Tuesday, March 2, 2004
GRANDVIEW - As more and more students begin attending classes at the Grandview campus of Yakima Valley Community College (YVCC), the more the school is forced to look toward the future and possible expansion efforts.
Debi Klimes, dean of the YVCC Grandview campus, talked to members of the Grandview City Council Monday night about the school's master plan and the role the college would like to play in the community.
Klimes said work on the school's master plan began in February 2002 and was done by a committee of people that included community members Mayor Mike Bren and Barbara Olmstead, as well as members of YVCC's faculty, staff and students.
She explained that when the committee began looking at mapping the future of the Grandview campus, the group took into account several key items. Klimes said the committee looked at maintaining a safe, attractive work environment for faculty and staff members; the campus' overall attractiveness; and using the college's existing facilities before building anything new.
Klimes said the committee's overall goal was to create a campus community in Grandview. A place with a park-like setting that would attract people to the space.
She said over time the college would also like to look at expanding. The first step of the expansion project has already taken place with the purchase of the old Safeway building on the corner of Wine Country Road and Avenue B. When completed, this space will house the viticulture and enology center, as well as the Allied Health Program. Klimes said in the future the college is also interested in expanding its campus north, giving YVCC more space for additional buildings and more parking.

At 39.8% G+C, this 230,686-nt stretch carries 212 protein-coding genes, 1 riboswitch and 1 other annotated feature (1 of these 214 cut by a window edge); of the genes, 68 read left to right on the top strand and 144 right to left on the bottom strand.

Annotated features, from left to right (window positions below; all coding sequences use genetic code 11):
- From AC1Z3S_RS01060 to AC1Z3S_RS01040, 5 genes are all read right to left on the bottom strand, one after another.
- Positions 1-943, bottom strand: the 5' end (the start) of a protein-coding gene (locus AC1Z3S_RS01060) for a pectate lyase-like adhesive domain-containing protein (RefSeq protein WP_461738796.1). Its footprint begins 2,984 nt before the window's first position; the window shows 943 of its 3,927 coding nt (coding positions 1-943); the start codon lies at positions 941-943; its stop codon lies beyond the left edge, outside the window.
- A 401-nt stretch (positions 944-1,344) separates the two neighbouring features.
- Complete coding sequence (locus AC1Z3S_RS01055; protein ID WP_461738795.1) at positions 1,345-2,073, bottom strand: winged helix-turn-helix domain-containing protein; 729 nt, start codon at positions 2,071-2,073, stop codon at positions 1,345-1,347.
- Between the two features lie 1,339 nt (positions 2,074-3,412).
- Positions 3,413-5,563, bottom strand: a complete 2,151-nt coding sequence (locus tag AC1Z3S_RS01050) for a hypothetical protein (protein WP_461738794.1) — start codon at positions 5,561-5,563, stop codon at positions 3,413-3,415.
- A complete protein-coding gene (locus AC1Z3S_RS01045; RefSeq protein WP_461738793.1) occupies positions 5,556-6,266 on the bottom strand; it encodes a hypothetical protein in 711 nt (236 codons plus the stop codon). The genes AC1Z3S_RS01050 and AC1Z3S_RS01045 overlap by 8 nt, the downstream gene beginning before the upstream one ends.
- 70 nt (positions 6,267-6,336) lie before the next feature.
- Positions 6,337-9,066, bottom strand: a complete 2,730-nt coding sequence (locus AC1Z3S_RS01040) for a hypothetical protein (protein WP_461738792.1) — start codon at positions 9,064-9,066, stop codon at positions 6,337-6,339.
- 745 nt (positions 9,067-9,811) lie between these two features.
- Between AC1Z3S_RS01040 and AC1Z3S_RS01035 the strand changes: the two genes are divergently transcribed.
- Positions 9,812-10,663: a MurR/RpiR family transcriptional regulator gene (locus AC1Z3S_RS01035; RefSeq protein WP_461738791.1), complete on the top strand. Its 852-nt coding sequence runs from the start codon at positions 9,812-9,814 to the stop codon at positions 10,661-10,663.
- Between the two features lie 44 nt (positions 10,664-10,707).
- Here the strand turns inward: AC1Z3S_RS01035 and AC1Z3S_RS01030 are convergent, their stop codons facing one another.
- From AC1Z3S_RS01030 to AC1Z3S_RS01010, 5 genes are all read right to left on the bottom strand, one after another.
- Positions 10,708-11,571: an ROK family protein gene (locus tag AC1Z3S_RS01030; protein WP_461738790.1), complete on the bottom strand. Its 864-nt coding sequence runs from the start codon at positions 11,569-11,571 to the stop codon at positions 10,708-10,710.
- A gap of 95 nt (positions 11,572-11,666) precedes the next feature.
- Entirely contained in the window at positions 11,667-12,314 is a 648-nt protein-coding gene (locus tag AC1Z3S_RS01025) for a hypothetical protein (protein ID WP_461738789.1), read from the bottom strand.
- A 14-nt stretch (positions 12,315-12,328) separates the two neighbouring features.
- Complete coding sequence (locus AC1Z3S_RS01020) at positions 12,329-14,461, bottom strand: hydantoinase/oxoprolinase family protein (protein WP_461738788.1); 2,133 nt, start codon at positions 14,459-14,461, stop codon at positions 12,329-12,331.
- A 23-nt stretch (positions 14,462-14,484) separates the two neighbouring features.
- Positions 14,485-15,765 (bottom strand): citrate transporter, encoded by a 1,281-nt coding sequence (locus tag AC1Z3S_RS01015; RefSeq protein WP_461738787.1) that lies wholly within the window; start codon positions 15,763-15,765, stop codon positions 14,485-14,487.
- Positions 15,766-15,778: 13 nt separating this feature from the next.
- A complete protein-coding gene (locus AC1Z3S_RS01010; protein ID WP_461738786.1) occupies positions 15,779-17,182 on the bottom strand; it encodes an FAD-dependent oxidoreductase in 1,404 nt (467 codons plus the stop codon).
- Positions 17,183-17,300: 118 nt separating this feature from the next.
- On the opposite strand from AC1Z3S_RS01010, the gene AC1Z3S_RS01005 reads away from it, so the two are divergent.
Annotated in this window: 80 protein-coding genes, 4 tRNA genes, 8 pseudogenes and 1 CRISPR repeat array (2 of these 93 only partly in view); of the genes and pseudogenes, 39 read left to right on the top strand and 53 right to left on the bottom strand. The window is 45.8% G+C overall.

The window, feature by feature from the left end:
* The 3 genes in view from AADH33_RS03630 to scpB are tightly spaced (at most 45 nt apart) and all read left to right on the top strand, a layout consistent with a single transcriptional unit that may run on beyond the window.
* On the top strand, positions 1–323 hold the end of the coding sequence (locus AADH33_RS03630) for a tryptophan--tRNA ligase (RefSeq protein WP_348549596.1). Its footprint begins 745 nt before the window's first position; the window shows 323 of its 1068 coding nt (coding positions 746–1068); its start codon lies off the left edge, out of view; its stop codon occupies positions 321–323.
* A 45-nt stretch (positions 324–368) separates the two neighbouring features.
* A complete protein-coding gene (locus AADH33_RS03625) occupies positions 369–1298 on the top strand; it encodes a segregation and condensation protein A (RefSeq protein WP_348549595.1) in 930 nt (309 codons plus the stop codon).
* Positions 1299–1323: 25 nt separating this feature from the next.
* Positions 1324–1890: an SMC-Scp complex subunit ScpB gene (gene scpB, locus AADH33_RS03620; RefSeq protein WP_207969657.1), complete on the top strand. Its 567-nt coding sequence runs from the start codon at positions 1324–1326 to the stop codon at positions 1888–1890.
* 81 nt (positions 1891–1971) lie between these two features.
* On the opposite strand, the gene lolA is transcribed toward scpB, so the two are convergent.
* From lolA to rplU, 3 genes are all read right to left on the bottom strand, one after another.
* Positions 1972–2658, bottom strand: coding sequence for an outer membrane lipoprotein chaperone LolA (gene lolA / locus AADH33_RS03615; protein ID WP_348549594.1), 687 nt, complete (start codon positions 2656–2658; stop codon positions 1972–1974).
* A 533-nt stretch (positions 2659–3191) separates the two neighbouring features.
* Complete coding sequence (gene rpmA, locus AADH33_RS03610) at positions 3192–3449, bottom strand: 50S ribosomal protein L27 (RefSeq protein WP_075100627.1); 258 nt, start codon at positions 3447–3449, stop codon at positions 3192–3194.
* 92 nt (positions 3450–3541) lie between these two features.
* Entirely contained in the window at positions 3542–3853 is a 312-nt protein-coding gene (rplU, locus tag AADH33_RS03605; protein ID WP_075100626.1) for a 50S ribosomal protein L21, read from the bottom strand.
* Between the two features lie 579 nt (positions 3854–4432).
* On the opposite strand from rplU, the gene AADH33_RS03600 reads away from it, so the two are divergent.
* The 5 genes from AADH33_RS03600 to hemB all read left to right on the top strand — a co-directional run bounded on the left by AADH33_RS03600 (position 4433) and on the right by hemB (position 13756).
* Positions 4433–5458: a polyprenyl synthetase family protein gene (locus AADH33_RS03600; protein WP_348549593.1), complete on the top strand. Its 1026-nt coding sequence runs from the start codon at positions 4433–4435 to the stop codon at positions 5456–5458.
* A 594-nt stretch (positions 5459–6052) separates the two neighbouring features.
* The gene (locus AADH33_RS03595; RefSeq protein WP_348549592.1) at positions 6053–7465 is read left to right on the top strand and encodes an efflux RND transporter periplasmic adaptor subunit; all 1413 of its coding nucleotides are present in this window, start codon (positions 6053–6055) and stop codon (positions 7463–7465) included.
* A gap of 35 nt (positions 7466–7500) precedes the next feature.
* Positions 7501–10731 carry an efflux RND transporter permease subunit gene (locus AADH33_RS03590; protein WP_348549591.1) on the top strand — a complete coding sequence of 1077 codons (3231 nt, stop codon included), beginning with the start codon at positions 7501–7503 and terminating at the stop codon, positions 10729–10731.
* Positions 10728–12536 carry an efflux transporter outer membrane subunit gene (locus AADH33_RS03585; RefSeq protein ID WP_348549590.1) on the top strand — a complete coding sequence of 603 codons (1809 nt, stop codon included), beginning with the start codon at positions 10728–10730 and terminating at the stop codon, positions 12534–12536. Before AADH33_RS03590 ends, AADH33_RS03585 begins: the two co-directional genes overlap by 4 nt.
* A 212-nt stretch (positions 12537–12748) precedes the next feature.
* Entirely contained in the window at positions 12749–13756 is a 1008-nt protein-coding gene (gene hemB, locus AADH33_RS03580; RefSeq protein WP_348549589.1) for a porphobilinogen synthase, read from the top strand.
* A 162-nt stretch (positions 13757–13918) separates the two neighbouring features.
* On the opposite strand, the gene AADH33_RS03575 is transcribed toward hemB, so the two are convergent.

Klimes said funding for the renovation of the old Safeway building is currently coming in the form of donations and fund-raisers. She said donations have already been received from area wineries, grape growers and the wine association. She explained to council members that the college project qualifies for state matching funds, which would mean that for every dollar donated the state will put in a dollar in matching funds.
Along with the additional space, Klimes told council members the school is hoping to form some active partnerships with the community in the way of providing shared use facilities, such as a fine arts space, a joint library and other recreational facilities.
"We want the facility to be open to the community," Klimes said.
She explained that the college's master plan calls for a large central campus area that would feature low maintenance trees and lawn.
"That will help us keep things cool and soften the view," Klimes explained.
The time frame for the college's master plan currently extends out past 2011, with work on the viticulture and enology center and the Allied Health Program facility scheduled to begin sometime between 2005-2007.
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